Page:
December 2, 2021 By College Ave Student Loans

7 expert financial tips to help parents of college-bound students get ready for 2022

7 expert financial tips to help parents of college-bound students get ready for 2022

(BPT) – If there’s a high school senior in your family, your life may be busy with college applications and excitement over the coming changes. But along with that excitement can come anxiety about how your family will cover tuition, room and board, plus other required college expenses for 2022 and beyond.

In a recent survey, 92% of parents agreed a college degree is crucial for their child’s future but 67% said they wished more resources existed to help their family understand how to plan and pay for college. In the College Ave Student Loans parent survey, 83% of parents said the cost of college is more of a financial burden than in previous years.

While you’re preparing for this milestone in your child’s life, here are tips to help navigate the financial costs of college from Mark Kantrowitz, a nationally recognized expert on student financial aid, scholarships and student loans.

1. File the FAFSA as soon as possible. The Free Application for Federal Student Aid (FAFSA) is the most important step to help pay for college and students whose families file the FAFSA sooner receive more grants on average compared to those who file later. The FAFSA is required for determining eligibility for federal and state aid, and can also open the door to school-based scholarships and other resources. Visit FAFSA.gov to apply.

2. Encourage your child to apply to a mix of colleges and universities. Because you can’t know now what financial aid may be offered from each school, it’s smart to have at least one “financial aid safety school” in the mix a school that would be affordable if you receive little or no financial aid. In most cases, in-state public colleges are the least expensive option. You may also want to research which states have reciprocal in-state tuition agreements with neighboring states, to widen your child’s options.

3. Use all available college resources when applying. Colleges and universities offer lots of information and resources on their websites. For example, most colleges provide a net price calculator to help you estimate what you’d have to pay to cover the first year of college, which can help you choose a financial aid safety school. Don’t hesitate to contact schools with questions throughout the process.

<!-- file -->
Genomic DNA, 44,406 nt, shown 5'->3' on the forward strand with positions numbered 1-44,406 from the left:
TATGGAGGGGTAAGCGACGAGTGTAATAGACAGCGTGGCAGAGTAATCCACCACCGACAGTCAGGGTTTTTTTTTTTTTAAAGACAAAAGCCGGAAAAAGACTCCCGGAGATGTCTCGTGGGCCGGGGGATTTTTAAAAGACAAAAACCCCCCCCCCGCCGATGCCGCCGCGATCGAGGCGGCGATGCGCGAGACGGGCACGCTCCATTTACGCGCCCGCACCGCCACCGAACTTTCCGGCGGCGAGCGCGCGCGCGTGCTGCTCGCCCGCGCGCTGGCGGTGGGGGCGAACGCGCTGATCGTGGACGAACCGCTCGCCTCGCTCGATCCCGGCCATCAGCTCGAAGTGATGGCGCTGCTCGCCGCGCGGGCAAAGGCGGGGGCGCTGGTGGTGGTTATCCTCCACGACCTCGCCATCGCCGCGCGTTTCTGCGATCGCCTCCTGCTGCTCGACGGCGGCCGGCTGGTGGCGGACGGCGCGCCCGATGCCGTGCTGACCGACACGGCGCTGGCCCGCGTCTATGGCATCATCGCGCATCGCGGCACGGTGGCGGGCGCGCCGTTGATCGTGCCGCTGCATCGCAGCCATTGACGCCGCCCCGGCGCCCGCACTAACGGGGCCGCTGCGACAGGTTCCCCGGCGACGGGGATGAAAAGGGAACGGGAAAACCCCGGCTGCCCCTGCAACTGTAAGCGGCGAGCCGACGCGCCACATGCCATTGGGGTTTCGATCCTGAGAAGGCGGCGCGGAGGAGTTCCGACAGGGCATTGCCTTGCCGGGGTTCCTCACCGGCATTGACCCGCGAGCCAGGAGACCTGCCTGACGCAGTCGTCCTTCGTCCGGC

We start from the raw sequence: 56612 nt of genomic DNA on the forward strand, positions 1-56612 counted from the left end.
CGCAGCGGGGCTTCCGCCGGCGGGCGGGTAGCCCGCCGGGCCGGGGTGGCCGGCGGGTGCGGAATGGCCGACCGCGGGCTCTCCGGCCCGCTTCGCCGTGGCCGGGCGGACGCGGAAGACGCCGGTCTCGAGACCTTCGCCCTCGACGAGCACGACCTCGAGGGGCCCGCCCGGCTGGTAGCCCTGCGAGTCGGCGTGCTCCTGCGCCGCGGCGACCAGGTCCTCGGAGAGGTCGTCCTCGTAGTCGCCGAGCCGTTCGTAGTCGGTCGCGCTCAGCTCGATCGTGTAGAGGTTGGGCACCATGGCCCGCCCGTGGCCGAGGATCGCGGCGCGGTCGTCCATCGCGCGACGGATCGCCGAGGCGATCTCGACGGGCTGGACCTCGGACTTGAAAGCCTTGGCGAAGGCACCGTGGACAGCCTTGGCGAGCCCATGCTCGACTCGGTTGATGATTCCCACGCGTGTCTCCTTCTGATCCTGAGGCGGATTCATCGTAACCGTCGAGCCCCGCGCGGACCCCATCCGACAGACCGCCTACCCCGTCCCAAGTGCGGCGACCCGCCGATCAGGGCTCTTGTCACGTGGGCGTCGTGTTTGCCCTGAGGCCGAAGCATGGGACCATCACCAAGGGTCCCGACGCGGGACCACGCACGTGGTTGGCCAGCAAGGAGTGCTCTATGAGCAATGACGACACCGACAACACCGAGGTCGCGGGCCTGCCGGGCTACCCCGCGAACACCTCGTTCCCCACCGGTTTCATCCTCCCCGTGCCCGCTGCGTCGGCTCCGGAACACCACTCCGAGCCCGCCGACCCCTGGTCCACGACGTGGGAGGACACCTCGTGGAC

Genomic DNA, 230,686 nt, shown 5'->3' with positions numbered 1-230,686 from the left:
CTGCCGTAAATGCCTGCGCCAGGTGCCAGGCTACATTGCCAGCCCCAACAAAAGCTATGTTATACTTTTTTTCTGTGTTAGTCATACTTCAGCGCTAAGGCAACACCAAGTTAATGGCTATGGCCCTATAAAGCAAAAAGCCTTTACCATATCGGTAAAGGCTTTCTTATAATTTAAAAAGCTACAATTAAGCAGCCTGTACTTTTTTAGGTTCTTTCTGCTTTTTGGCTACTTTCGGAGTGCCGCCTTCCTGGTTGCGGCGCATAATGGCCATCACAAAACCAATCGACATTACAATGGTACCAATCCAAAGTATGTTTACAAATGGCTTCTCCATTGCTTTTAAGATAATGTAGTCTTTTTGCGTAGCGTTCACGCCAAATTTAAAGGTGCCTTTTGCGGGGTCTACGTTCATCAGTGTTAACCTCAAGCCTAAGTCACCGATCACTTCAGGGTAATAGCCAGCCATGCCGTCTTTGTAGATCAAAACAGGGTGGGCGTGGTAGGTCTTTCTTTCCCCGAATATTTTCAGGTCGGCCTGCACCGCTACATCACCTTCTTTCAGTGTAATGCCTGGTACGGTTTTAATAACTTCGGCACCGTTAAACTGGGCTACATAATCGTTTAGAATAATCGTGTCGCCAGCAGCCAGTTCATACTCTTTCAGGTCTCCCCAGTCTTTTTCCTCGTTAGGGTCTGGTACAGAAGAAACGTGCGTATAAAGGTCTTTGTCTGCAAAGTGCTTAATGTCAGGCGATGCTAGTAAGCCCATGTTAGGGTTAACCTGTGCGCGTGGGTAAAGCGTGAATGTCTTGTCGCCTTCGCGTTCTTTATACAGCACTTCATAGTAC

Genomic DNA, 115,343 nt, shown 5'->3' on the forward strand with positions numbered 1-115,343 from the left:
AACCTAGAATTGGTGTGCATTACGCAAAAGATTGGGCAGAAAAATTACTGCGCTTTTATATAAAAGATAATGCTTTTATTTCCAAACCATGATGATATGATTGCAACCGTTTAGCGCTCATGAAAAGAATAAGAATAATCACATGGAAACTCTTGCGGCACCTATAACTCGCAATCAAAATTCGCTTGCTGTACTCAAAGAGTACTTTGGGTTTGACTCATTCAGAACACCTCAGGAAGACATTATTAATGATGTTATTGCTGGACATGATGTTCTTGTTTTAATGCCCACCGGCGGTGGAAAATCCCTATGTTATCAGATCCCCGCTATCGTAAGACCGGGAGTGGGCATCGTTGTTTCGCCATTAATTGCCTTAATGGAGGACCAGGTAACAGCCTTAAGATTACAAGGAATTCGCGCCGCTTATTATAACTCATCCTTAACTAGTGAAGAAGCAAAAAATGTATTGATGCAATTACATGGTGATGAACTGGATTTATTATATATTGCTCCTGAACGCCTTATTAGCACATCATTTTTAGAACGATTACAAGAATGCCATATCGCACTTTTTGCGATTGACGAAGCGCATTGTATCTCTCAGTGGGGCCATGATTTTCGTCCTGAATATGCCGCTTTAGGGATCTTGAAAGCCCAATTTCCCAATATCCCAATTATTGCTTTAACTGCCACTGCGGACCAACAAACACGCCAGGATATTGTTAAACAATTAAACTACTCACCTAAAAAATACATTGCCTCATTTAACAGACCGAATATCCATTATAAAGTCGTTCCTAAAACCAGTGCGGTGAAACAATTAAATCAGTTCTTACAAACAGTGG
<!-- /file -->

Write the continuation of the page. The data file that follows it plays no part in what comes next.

4. Save as much as you can now. It’s never too late to save. Every dollar saved today is a dollar less you may have to borrow later. Two-thirds of states offer a state income tax deduction or tax credit based on contributions to that state’s 529 college savings plan (and in seven states, for contributions to any state’s 529 plan). In 30 states, you can take a distribution to pay for college costs in the same year you make a contribution and still receive the tax break. That’s like getting a tuition discount.

5. Search for scholarships on free scholarship matching websites like Fastweb or College Board’s Big Future. Every dollar awarded is a dollar less you’ll have to borrow. You and your child can also enter the monthly scholarship sweepstakes at CollegeAveStudentLoans.com for a chance to win $1,000 to put toward college costs.

6. Review financial aid award letters carefully. When evaluating financial aid award letters, compare your total available resources to pay for college with that school’s four-year net price. If your total resources exceed the four-year net price, the college is affordable. Resources can include savings, contributions from income and, for some families with a gap to cover, student loans. When borrowing student loans, a good rule of thumb to keep in mind is to not borrow more than the student’s estimated annual starting salary. If the total student loan debt at graduation is less than the student’s annual starting salary, they should be able to repay their student loans in a reasonable amount of time, 10 years or less.

7. Consider private loans. If there’s a gap between your student’s financial aid award and required expenses, you still have more options to help pay for school. To determine possible private loan interest and repayment terms, use this student loan calculator tool.

For more tips and information on planning and financing your child’s college education, visit CollegeAveStudentLoans.com.